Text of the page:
In today's blog post, Stephen Turnbull, Osprey author and guest host of Geek Nation's Feudal Japan Tour, recounts what happened during the battle of Sekigahara.
Sekigahara is the most famous battle in Japanese history. It was fought in October 1600 within a wide valley through which passed the Nakasendo, the ancient road through the central mountains of Japan linking Kyoto with the distant capital, Edo. It was a triumph for the future shogun Tokugawa Ieyasu, who defeated a coalition of other daimyo and set his family on track for a domination they were to exert for the next three centuries. As may be expected for so famous an event, the site of the battle (which covers a considerable area) is very well preserved in spite of the modern railway tracks and a motorway, so a visitor can easily appreciate the moves and spectacle of that fateful October day from a number of viewpoints as well as enjoying the excitement of a noisy and colourful annual battle re-enactment.
For many years the details of how the battle progressed have been taken for granted. Reinforced by a constant retelling, the well-known narrative states how Ishida Mitsunari’s ‘Western Army’ took up positions across and overlooking the Nakasendo to stop the advance by Ieyasu’s ‘Eastern Army’. As the morning fog lifted, the two sides clashed and there was almost a stalemate that Ieyasu hoped would be broken by two events. The first was the arrival of his son Hidetada, who was hurrying to the battlefield with reinforcements . The other was an expected act of treachery by Kobayakawa Hideaki, whom Mitsunari had stationed in a crucial position on Ieyasu’s left flank, on the hill, Matsuoyama. When Hideaki did not move into the attack as planned, Ieyasu ordered his men to fire upon him to test his intentions, at which Hideaki came to his senses and betrayed his master. Over the next few hours the Western Army collapsed. Other contingents, most importantly the Shimazu clan, began to fight for the Easterners and still others simply fled, and by the time Tokugawa Hidetada arrived, his father’s victory was complete.
A detailed account of what happened at Sekigahara according to this conventional view may be found in my book Tokugawa Ieyasu (Osprey Command 24), which was published in 2012. At that time I did not have access to a body of remarkable research that was published two years later by a Japanese scholar called Shiramine Jun. His 2014 book, the title of which translates as ‘the truth about the battle of Sekigahara’ is a challenging read for any author because he questions many long-held assumptions and shows with great clarity exactly when certain myths were introduced to the narrative. The first concerns the name of the battle. In the earliest mention of the conflict in reports submitted by participants, the fighting is described as having taken place at Yamanaka, a village somewhat to the east of the crossroads of Sekigahara, so that the epic struggle was known as the battle of Yamanaka for a few years at least. The terms ‘Eastern’ and ‘Western’ army do not appear in the literature until the year 1698.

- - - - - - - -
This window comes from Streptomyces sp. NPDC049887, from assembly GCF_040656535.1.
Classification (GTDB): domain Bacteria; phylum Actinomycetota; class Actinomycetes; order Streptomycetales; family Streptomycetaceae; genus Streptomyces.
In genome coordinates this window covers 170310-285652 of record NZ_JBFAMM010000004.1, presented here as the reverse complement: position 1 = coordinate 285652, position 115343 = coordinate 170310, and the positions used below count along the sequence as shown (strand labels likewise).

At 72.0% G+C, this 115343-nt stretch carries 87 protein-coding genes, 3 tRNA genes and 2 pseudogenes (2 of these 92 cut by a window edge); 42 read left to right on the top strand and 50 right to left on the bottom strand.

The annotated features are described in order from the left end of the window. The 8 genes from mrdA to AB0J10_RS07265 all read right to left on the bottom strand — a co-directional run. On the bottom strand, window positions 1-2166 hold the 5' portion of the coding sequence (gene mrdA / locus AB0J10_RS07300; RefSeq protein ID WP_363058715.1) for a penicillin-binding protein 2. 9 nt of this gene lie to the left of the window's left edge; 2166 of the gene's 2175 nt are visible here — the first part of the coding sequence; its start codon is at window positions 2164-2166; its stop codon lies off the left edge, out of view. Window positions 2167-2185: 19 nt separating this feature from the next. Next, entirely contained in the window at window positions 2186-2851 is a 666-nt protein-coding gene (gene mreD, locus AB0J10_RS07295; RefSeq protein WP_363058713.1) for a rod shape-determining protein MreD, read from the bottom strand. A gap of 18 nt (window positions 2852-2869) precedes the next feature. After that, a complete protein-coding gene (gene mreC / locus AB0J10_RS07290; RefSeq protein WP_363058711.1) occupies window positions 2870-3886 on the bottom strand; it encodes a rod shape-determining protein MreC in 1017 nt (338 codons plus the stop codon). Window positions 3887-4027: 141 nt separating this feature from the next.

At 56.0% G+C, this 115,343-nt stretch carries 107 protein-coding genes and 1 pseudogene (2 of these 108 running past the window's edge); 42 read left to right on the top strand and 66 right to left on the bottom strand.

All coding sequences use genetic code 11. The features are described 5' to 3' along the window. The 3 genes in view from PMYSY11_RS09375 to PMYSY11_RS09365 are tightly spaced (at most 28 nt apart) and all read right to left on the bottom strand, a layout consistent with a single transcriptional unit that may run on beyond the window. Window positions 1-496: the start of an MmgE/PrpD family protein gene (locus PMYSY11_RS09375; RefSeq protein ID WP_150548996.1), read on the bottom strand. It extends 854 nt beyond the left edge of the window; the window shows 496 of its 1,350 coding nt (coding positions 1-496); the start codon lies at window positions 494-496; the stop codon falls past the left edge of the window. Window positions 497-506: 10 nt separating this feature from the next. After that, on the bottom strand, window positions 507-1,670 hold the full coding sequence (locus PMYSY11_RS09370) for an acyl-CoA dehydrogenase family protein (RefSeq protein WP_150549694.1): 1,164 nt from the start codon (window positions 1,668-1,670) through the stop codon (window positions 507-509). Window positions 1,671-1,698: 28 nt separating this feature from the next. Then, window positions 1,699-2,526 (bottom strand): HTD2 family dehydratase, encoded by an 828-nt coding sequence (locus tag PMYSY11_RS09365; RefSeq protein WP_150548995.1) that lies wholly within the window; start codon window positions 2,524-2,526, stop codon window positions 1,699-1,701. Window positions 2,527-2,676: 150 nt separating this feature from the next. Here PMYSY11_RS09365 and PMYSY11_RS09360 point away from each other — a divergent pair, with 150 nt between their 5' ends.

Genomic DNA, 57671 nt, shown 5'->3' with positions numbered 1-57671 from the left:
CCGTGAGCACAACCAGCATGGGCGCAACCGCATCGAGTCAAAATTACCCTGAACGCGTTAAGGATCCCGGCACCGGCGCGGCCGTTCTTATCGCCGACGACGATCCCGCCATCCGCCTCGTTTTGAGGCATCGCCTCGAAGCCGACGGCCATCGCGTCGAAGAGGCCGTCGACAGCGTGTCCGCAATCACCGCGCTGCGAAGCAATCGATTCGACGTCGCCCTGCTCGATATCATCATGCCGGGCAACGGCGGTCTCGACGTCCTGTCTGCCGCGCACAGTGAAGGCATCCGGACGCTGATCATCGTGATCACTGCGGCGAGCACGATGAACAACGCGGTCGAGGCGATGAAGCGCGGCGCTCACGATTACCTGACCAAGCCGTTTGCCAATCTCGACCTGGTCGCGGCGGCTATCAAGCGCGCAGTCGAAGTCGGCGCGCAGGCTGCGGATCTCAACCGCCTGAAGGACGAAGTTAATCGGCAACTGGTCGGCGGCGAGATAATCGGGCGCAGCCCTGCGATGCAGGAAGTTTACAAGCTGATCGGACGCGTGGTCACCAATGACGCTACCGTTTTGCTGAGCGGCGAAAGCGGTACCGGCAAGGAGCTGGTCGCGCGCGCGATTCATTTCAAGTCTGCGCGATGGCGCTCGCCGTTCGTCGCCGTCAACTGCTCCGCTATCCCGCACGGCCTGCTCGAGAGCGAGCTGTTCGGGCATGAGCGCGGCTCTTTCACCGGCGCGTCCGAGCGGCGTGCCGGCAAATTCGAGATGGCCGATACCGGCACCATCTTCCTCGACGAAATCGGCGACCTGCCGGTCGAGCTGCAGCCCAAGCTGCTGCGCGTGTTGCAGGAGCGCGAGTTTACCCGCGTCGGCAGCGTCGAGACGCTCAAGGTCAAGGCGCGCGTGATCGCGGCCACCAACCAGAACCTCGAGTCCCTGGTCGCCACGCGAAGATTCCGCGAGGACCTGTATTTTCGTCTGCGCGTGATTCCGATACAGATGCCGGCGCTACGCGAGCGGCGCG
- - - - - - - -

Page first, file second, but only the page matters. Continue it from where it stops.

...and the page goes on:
One other major point Shiramine makes concerns the disposition of the rival armies. The maps that appear in all modern books about the battle (including mine) derive entirely from one created by the Japanese General Staff for their volume on Sekigahara in Nihon Senshi of 1893. The authors superimposed the army layouts on to a modern map of the area, with their positions being based on much cruder handwritten maps from centuries earlier. The resulting layout (which Shiramine criticises on many points) has been instrumental in creating an image of Sekigahara that has Ieyasu marching into a valley of death and then fighting bravely until the cause is swung his way by the defection of Kobayakawa Hideaki. At this point all the other Westerners on the neighbouring hills who could so easily have taken him in the flank or even cut off his rear, abandon their positions and save Ieyasu from ‘a near run thing’.
Shiramine has two things to say about Kobayakawa Hideaki. The first is nothing new, because it has long been recognised that Ieyasu had made a secret deal with him long before the battle commenced, so far from having his right flank secured, Ishida Mitsunari had an enemy in his midst. The other Western units on the hills were not there out of loyalty to Mitsunari but had marched to Sekigahara expecting a showdown out of which they would make their choices. Ieyasu could therefore confidently ignore the threat that looks so obvious from the map. More surprisingly, Shiramine argues quite persuasively that the earliest accounts of Sekigahara show that Hideaki’s so-called treachery happened when the battle began, not halfway through, with an attack on his former comrades Otani and Hiratsuka. The story about Ieyasu ordering ‘probing shots’ to be fired into his ranks is therefore a complete myth. If this is accepted, the whole process of the battle of Sekigahara is shrunk by several hours, and Ishida Mitsunari loses by trickery rather than treachery.
History is, of course, written by the winners, and what happened on the field of Sekigahara – whatever the fine details – was a victory for the Tokugawa. Yet it was not a complete victory just by itself. As I argue in Tokugawa Ieyasu, Sekigahara should not be viewed solely as a battle, nor even a campaign, but in the context of a war. Events elsewhere in Japan – the heroic defence of Fushimi castle, the holding up of Western supporters by allies in northern Japan, the taking of Gifu castle – could have nullified the result if matters had turned out in other ways. Tokugawa Ieyasu was a lucky general, and on that dark crucial day in October 1600, everything went right.
Plus, read more about Feudal Japan with Stephen Turnbull’s previous posts: The Samurai’s Mountain Road,.The ‘Romantic’ Samurai Rivals: Takeda Shingen and Uesugi Kenshin and Japanese Castles: Fact and Fantasy.